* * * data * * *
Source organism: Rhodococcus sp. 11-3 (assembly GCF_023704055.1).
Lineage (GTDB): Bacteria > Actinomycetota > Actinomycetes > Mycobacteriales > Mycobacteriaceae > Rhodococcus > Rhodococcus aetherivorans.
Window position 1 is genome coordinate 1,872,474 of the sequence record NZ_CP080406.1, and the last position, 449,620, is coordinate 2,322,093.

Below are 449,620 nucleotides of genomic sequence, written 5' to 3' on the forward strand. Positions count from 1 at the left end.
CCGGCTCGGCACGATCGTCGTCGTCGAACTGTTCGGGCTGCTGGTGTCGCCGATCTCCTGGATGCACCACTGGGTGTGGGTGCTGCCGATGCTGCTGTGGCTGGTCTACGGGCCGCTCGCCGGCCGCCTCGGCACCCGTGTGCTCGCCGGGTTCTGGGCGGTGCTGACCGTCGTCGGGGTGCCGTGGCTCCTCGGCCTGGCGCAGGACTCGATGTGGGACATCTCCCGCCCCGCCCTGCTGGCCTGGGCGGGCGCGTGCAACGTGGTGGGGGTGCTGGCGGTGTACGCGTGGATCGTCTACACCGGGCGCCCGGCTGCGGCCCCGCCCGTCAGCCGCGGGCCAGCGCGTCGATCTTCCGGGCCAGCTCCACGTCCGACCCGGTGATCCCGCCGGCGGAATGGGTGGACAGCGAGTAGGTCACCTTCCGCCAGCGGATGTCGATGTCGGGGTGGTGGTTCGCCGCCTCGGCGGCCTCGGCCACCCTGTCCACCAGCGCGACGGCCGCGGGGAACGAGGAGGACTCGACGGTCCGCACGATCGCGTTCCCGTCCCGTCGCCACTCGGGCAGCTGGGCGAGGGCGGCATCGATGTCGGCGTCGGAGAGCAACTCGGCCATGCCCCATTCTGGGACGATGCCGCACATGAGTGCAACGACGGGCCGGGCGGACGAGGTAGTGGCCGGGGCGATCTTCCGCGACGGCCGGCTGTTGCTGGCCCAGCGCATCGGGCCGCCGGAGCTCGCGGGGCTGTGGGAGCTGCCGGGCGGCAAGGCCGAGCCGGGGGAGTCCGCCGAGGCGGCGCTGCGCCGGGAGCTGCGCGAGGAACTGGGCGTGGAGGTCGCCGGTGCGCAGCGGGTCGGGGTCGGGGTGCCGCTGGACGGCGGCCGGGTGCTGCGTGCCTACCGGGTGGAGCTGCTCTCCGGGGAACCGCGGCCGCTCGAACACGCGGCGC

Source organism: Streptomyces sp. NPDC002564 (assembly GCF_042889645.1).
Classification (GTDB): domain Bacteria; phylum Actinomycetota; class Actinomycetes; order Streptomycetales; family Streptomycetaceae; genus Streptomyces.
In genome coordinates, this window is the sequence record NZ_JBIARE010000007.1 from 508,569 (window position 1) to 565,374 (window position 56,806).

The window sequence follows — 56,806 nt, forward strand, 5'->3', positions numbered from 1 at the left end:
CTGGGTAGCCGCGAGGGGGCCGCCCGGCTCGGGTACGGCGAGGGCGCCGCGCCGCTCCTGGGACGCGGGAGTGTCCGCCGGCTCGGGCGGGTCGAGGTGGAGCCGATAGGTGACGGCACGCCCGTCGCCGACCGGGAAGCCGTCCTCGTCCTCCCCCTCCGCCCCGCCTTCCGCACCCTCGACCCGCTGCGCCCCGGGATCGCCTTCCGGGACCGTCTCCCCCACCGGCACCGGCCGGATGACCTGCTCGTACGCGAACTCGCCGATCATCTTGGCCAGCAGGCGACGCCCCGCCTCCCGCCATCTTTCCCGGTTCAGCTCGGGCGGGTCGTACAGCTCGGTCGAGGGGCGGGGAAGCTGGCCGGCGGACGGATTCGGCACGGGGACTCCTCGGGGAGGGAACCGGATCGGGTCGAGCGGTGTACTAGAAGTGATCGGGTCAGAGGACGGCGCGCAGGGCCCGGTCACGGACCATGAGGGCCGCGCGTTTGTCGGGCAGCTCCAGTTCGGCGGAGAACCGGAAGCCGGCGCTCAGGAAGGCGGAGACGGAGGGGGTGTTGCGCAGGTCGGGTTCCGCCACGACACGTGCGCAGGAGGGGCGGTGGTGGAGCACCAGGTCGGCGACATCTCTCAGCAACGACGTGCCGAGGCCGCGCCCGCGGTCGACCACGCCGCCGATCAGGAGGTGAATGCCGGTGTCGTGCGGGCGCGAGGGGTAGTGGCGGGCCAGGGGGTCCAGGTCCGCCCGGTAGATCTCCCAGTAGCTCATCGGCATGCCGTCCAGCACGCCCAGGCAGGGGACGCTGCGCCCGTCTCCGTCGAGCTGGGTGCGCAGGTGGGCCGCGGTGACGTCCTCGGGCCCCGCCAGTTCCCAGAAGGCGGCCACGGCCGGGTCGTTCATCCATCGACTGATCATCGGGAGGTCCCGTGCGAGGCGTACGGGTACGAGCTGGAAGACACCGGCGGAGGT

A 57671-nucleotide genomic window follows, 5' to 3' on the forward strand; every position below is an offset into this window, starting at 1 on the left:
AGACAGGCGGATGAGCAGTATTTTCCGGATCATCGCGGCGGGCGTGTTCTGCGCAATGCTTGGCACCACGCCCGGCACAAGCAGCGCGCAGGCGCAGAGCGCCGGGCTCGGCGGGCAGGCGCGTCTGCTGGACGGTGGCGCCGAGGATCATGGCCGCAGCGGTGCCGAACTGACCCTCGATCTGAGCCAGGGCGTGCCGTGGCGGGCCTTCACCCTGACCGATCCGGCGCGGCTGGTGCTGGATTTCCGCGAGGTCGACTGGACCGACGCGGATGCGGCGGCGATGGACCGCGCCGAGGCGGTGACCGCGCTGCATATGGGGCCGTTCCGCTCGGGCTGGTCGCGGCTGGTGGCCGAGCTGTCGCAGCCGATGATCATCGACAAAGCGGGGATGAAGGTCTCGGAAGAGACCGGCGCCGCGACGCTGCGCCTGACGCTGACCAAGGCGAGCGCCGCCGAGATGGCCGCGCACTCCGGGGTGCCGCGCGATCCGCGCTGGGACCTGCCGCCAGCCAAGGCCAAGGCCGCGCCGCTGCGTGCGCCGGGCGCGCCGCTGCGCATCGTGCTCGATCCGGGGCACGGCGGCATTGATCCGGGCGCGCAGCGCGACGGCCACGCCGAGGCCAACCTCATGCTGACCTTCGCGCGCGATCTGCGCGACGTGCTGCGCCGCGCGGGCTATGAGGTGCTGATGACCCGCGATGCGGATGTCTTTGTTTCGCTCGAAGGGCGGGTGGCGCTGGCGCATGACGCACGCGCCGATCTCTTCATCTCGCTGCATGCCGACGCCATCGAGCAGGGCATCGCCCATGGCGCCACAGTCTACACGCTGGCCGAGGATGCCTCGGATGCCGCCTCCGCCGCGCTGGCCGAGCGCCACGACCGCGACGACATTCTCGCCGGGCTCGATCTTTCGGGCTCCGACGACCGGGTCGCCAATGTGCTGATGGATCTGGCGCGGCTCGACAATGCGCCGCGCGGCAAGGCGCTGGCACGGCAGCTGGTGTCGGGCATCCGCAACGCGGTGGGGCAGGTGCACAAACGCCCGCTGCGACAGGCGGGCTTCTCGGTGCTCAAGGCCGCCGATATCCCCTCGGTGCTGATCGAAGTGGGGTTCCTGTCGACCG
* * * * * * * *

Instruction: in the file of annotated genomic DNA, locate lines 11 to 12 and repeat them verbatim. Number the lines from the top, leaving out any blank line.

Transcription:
A 57671-nucleotide genomic window follows, 5' to 3' on the forward strand; every position below is an offset into this window, starting at 1 on the left:
AGACAGGCGGATGAGCAGTATTTTCCGGATCATCGCGGCGGGCGTGTTCTGCGCAATGCTTGGCACCACGCCCGGCACAAGCAGCGCGCAGGCGCAGAGCGCCGGGCTCGGCGGGCAGGCGCGTCTGCTGGACGGTGGCGCCGAGGATCATGGCCGCAGCGGTGCCGAACTGACCCTCGATCTGAGCCAGGGCGTGCCGTGGCGGGCCTTCACCCTGACCGATCCGGCGCGGCTGGTGCTGGATTTCCGCGAGGTCGACTGGACCGACGCGGATGCGGCGGCGATGGACCGCGCCGAGGCGGTGACCGCGCTGCATATGGGGCCGTTCCGCTCGGGCTGGTCGCGGCTGGTGGCCGAGCTGTCGCAGCCGATGATCATCGACAAAGCGGGGATGAAGGTCTCGGAAGAGACCGGCGCCGCGACGCTGCGCCTGACGCTGACCAAGGCGAGCGCCGCCGAGATGGCCGCGCACTCCGGGGTGCCGCGCGATCCGCGCTGGGACCTGCCGCCAGCCAAGGCCAAGGCCGCGCCGCTGCGTGCGCCGGGCGCGCCGCTGCGCATCGTGCTCGATCCGGGGCACGGCGGCATTGATCCGGGCGCGCAGCGCGACGGCCACGCCGAGGCCAACCTCATGCTGACCTTCGCGCGCGATCTGCGCGACGTGCTGCGCCGCGCGGGCTATGAGGTGCTGATGACCCGCGATGCGGATGTCTTTGTTTCGCTCGAAGGGCGGGTGGCGCTGGCGCATGACGCACGCGCCGATCTCTTCATCTCGCTGCATGCCGACGCCATCGAGCAGGGCATCGCCCATGGCGCCACAGTCTACACGCTGGCCGAGGATGCCTCGGATGCCGCCTCCGCCGCGCTGGCCGAGCGCCACGACCGCGACGACATTCTCGCCGGGCTCGATCTTTCGGGCTCCGACGACCGGGTCGCCAATGTGCTGATGGATCTGGCGCGGCTCGACAATGCGCCGCGCGGCAAGGCGCTGGCACGGCAGCTGGTGTCGGGCATCCGCAACGCGGTGGGGCAGGTGCACAAACGCCCGCTGCGACAGGCGGGCTTCTCGGTGCTCAAGGCCGCCGATATCCCCTCGGTGCTGATCGAAGTGGGGTTCCTGTCGACCG